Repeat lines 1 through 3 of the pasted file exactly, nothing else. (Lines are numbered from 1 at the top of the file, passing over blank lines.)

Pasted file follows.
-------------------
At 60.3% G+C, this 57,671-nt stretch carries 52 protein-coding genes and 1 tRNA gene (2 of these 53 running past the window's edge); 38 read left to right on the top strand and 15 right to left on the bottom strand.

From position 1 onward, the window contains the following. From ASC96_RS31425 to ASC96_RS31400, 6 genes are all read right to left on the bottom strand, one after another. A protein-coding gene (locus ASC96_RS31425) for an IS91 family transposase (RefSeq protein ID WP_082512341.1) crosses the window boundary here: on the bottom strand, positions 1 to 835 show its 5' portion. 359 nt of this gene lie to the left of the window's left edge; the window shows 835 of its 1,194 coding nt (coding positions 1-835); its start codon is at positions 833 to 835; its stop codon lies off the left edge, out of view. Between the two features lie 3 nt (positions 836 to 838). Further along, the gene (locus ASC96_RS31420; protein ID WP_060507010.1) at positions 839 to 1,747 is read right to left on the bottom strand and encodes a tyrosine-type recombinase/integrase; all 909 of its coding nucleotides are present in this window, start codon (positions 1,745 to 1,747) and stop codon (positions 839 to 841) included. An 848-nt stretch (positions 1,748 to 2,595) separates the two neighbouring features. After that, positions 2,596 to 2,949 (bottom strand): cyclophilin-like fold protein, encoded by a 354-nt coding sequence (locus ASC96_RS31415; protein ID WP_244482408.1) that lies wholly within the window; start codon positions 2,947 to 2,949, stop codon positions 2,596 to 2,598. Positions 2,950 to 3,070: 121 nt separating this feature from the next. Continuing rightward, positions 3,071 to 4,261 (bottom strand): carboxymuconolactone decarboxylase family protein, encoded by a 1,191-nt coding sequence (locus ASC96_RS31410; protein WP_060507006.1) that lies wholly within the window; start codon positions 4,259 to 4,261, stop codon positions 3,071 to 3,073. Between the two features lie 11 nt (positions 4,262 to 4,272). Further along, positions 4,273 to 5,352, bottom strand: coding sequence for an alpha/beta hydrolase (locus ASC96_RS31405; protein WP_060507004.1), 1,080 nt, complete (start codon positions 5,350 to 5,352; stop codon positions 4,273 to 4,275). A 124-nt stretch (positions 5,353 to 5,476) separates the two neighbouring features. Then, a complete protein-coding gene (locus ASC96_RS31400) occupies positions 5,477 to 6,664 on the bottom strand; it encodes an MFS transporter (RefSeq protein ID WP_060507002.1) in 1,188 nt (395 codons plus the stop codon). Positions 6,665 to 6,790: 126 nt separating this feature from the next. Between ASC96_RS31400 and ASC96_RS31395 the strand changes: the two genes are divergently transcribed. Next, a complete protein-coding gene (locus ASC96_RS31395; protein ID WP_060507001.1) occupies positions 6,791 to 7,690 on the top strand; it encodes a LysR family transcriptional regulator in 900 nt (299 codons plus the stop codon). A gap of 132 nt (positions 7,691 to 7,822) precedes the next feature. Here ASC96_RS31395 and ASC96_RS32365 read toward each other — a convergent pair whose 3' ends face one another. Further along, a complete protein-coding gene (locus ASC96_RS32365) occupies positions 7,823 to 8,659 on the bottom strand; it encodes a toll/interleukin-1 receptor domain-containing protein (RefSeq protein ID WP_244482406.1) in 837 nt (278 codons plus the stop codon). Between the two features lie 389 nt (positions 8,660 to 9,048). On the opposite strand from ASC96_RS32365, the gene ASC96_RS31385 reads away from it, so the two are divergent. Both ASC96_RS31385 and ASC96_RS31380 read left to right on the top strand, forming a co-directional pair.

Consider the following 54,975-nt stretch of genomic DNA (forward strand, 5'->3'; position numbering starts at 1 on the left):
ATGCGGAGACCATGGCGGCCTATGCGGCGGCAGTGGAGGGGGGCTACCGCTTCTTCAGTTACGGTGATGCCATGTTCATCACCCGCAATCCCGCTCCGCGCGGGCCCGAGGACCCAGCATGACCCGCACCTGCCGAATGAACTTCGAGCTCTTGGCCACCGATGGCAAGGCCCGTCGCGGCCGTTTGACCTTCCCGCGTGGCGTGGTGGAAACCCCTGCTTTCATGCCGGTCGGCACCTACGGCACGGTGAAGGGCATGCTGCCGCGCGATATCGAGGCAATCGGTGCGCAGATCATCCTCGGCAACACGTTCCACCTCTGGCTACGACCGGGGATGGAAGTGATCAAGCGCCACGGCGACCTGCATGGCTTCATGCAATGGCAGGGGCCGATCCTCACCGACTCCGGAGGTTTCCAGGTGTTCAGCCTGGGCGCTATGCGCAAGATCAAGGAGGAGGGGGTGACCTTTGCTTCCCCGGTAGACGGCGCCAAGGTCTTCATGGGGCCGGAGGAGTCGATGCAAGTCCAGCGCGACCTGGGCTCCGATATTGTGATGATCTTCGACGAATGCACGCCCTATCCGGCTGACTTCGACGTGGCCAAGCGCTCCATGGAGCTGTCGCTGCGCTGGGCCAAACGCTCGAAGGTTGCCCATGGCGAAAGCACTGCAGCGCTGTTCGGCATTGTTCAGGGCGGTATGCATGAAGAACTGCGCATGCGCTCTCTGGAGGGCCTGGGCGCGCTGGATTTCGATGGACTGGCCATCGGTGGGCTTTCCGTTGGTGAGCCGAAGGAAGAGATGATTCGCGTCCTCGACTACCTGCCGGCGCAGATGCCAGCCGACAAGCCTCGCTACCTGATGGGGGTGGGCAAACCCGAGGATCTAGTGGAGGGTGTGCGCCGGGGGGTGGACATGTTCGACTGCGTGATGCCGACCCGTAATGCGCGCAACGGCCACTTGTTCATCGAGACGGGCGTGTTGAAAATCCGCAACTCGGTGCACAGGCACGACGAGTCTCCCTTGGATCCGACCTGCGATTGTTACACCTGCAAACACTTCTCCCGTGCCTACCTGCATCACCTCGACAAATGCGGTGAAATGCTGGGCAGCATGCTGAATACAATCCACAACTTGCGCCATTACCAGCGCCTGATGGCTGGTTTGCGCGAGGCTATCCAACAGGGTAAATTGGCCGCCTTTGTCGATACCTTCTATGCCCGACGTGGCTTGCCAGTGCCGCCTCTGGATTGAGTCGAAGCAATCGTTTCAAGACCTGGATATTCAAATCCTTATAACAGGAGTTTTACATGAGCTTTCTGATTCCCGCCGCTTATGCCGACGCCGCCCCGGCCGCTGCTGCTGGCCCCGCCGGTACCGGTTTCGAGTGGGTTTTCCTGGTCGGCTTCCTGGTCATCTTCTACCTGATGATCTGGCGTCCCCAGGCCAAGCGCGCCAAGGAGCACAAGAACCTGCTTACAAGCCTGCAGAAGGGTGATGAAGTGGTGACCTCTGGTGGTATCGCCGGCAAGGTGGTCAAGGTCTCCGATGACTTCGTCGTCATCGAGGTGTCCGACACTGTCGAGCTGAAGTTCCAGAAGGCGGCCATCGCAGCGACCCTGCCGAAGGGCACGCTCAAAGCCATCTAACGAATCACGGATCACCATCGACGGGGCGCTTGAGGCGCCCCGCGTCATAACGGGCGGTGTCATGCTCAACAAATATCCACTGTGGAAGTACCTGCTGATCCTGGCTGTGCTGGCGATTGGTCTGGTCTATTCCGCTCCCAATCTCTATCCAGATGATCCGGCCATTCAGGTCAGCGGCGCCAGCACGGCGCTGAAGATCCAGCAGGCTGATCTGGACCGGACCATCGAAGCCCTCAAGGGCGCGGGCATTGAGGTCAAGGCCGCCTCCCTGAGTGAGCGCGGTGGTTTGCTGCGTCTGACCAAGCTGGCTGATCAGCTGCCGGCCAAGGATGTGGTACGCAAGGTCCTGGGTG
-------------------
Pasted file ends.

At 60.3% G+C, this 57,671-nt stretch carries 52 protein-coding genes and 1 tRNA gene (2 of these 53 running past the window's edge); 38 read left to right on the top strand and 15 right to left on the bottom strand.

From position 1 onward, the window contains the following. From ASC96_RS31425 to ASC96_RS31400, 6 genes are all read right to left on the bottom strand, one after another. A protein-coding gene (locus ASC96_RS31425) for an IS91 family transposase (RefSeq protein ID WP_082512341.1) crosses the window boundary here: on the bottom strand, positions 1 to 835 show its 5' portion. 359 nt of this gene lie to the left of the window's left edge; the window shows 835 of its 1,194 coding nt (coding positions 1-835); its start codon is at positions 833 to 835; its stop codon lies off the left edge, out of view. Between the two features lie 3 nt (positions 836 to 838). Further along, the gene (locus ASC96_RS31420; protein ID WP_060507010.1) at positions 839 to 1,747 is read right to left on the bottom strand and encodes a tyrosine-type recombinase/integrase; all 909 of its coding nucleotides are present in this window, start codon (positions 1,745 to 1,747) and stop codon (positions 839 to 841) included. An 848-nt stretch (positions 1,748 to 2,595) separates the two neighbouring features. After that, positions 2,596 to 2,949 (bottom strand): cyclophilin-like fold protein, encoded by a 354-nt coding sequence (locus ASC96_RS31415; protein ID WP_244482408.1) that lies wholly within the window; start codon positions 2,947 to 2,949, stop codon positions 2,596 to 2,598. Positions 2,950 to 3,070: 121 nt separating this feature from the next. Continuing rightward, positions 3,071 to 4,261 (bottom strand): carboxymuconolactone decarboxylase family protein, encoded by a 1,191-nt coding sequence (locus ASC96_RS31410; protein WP_060507006.1) that lies wholly within the window; start codon positions 4,259 to 4,261, stop codon positions 3,071 to 3,073. Between the two features lie 11 nt (positions 4,262 to 4,272). Further along, positions 4,273 to 5,352, bottom strand: coding sequence for an alpha/beta hydrolase (locus ASC96_RS31405; protein WP_060507004.1), 1,080 nt, complete (start codon positions 5,350 to 5,352; stop codon positions 4,273 to 4,275). A 124-nt stretch (positions 5,353 to 5,476) separates the two neighbouring features. Then, a complete protein-coding gene (locus ASC96_RS31400) occupies positions 5,477 to 6,664 on the bottom strand; it encodes an MFS transporter (RefSeq protein ID WP_060507002.1) in 1,188 nt (395 codons plus the stop codon). Positions 6,665 to 6,790: 126 nt separating this feature from the next. Between ASC96_RS31400 and ASC96_RS31395 the strand changes: the two genes are divergently transcribed. Next, a complete protein-coding gene (locus ASC96_RS31395; protein ID WP_060507001.1) occupies positions 6,791 to 7,690 on the top strand; it encodes a LysR family transcriptional regulator in 900 nt (299 codons plus the stop codon). A gap of 132 nt (positions 7,691 to 7,822) precedes the next feature. Here ASC96_RS31395 and ASC96_RS32365 read toward each other — a convergent pair whose 3' ends face one another. Further along, a complete protein-coding gene (locus ASC96_RS32365) occupies positions 7,823 to 8,659 on the bottom strand; it encodes a toll/interleukin-1 receptor domain-containing protein (RefSeq protein ID WP_244482406.1) in 837 nt (278 codons plus the stop codon). Between the two features lie 389 nt (positions 8,660 to 9,048). On the opposite strand from ASC96_RS32365, the gene ASC96_RS31385 reads away from it, so the two are divergent. Both ASC96_RS31385 and ASC96_RS31380 read left to right on the top strand, forming a co-directional pair.

Consider the following 54,975-nt stretch of genomic DNA (forward strand, 5'->3'; position numbering starts at 1 on the left):